• School banking programs encourage children to establish the saving habit. This is important because so much advertising focus encourages people to spend everything and save nothing.

• Allowing students to shop at the school canteen can help with understanding money including item costs and change given on purchases.

• Understanding the use and purpose of money can be supported by classroom activities. Having a classroom shop with shopkeepers and purchasers learning about buying and selling through drama is one approach. Another is understanding through maths problems that are about money matters.

As young people grow up, learning about credit, credit traps and the ease with which debt can be incurred need to be included.

Money is a part and parcel of everyday life. It’s understanding and use should not be foreign to young people.


Published in the NT Suns in April 2017.


The best love and care that children can have, is that which is offered by parents. Too often this is overlooked. Some believe that early learning educators, teachers and after school carers can stand in the place of parents. A recent Sunday Territorian article (April 2) touched what might be a raw nerve. ‘Hands on parenting is what helps children’ is so true. A study conducted by the Australian Research Alliance for Children and Youth (ARACY) focussed on this truth.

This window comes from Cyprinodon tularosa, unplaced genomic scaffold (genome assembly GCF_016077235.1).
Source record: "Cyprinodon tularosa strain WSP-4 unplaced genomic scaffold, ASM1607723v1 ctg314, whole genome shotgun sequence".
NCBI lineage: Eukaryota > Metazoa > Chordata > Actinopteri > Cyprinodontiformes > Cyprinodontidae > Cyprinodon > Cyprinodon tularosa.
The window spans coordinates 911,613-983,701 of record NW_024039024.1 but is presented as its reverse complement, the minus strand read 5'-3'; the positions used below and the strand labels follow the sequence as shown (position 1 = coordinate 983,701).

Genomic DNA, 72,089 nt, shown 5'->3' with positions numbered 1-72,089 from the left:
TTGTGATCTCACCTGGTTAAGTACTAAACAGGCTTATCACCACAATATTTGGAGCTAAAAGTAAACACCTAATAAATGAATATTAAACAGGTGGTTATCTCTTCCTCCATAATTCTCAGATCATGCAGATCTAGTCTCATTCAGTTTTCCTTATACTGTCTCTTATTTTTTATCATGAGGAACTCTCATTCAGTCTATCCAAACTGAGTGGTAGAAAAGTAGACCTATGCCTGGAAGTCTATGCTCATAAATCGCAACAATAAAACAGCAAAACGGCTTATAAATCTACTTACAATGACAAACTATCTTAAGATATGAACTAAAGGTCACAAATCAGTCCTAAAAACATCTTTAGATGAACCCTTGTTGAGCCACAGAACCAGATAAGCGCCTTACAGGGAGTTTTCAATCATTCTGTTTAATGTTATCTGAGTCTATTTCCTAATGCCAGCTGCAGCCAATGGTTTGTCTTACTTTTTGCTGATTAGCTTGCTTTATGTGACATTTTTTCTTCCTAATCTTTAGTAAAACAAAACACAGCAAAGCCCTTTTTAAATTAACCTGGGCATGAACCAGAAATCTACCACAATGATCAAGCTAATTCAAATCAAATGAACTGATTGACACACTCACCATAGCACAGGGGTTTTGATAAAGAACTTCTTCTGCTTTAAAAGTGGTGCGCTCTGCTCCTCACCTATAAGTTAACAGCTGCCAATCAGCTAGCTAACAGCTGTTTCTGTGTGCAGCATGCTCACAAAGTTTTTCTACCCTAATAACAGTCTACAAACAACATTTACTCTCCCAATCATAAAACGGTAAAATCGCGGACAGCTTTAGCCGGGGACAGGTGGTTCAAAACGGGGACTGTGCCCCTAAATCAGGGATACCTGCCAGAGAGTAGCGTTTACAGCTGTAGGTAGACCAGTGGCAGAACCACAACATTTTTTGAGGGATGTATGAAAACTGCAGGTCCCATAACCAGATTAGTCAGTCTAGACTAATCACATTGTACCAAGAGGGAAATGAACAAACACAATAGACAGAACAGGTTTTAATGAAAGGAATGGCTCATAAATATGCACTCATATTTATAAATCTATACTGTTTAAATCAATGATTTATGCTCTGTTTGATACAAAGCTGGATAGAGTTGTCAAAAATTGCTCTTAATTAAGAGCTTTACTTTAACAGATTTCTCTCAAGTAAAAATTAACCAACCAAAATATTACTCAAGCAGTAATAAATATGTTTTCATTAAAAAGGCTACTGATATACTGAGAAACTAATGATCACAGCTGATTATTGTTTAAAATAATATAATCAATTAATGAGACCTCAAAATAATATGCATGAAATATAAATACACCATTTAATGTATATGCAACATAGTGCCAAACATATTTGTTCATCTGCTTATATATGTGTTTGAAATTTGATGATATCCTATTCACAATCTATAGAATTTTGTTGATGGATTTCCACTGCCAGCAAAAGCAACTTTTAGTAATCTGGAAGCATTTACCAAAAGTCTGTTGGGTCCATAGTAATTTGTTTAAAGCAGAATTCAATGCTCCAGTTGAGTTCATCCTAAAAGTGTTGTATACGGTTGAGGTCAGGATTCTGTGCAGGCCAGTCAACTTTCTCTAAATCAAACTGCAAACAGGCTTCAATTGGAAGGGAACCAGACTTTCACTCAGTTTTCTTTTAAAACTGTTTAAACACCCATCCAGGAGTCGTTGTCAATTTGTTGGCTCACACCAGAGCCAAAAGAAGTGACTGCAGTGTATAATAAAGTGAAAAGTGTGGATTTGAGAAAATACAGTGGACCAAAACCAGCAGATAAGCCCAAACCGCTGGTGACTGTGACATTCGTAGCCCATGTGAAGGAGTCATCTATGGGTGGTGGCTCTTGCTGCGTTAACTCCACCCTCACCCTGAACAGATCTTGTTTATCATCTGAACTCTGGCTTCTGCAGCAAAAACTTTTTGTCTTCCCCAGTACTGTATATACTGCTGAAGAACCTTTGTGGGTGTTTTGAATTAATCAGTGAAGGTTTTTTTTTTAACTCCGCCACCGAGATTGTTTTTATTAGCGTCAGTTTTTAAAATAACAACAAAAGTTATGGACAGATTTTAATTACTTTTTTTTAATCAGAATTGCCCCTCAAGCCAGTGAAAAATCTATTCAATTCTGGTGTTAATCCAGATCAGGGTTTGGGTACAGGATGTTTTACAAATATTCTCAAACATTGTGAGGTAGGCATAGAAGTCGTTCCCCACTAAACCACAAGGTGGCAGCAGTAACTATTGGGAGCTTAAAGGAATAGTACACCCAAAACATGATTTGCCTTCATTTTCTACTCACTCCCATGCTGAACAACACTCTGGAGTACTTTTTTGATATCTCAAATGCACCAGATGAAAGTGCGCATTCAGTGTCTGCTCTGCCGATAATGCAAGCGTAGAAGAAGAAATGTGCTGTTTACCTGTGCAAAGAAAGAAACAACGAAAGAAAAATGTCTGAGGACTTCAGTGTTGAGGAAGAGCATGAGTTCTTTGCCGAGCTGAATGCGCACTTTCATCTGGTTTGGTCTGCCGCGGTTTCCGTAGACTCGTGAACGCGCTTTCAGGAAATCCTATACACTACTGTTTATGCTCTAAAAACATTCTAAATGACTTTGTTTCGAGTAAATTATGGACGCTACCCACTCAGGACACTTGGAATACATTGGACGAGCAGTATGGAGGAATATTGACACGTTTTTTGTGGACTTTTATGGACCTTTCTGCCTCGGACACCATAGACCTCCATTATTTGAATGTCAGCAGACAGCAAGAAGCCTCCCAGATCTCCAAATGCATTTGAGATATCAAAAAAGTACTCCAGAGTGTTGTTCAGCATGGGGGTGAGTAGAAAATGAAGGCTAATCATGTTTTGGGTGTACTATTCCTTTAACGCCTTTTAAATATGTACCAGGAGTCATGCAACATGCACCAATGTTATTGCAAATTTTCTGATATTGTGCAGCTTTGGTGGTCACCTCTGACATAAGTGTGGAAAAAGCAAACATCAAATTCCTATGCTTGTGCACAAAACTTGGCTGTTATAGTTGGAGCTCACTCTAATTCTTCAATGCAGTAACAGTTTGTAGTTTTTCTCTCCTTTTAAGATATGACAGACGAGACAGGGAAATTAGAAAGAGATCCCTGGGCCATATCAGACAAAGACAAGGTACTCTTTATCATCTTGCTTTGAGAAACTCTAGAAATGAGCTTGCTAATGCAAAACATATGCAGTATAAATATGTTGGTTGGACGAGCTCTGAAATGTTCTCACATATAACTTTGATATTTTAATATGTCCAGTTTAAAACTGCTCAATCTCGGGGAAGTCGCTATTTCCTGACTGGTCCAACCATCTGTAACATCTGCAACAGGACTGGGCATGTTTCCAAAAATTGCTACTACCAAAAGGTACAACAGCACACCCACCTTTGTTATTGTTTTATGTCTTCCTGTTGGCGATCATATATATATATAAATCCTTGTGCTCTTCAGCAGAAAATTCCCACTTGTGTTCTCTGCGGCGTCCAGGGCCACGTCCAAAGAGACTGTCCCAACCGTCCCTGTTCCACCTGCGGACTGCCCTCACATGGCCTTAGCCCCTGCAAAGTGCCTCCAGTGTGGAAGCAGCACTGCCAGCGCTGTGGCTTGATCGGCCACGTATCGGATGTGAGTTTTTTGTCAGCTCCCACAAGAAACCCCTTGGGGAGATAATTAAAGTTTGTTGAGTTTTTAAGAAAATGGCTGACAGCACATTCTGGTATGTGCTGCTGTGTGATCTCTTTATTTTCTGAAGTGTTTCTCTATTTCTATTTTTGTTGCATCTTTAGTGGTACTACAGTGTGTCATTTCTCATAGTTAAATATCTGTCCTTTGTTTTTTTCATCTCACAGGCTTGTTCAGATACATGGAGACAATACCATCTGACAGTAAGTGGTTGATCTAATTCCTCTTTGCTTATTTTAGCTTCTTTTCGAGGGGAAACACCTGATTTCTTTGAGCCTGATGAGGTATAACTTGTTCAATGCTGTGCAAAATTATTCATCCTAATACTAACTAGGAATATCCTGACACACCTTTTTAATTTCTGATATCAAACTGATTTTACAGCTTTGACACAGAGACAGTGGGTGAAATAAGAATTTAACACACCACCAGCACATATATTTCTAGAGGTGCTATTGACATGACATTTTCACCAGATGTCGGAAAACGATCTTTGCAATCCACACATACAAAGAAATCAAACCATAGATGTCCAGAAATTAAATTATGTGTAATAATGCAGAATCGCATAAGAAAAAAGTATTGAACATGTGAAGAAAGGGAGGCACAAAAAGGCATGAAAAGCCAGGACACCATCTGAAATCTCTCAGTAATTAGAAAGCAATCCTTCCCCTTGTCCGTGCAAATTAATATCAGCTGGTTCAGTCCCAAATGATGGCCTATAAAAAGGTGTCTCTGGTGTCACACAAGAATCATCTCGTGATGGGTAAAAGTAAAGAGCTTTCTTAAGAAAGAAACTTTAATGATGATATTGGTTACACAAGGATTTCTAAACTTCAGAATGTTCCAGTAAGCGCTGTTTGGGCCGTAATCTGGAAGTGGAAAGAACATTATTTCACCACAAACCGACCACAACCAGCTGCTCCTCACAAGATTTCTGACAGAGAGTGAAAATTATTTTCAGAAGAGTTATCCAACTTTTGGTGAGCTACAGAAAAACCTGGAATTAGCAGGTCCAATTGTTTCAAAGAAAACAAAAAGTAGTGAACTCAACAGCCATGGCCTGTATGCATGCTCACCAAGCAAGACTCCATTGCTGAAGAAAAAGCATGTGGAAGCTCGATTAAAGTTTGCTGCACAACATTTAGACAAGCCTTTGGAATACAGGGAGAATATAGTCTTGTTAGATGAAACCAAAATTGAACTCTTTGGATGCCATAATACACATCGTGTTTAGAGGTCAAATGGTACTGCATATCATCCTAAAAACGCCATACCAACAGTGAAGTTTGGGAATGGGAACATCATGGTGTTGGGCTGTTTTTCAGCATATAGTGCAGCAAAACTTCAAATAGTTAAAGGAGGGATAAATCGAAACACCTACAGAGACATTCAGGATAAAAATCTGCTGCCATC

Study authors Stacey Fox and Anna Olsen from the Australian National University found that ” reaching out to children, talking with them and helping them with their homework matters more than income or background.”

In these modern times, the need for parents to work, too often distances them from their children. Before and after school care have become a way of life for children whose parents leave early and arrive home late. They are often placed in vacation care during school holidays because their parents are at work. Many parents are both preoccupied with and made tired by work, making quality time with their children during the week a rarity. While family catch-up may happen on the weekend, there is a need to attend to domestic chores and get ready for the working week ahead. In these contexts it can become easy for children to become somewhat overlooked. They may also be misunderstood by parents.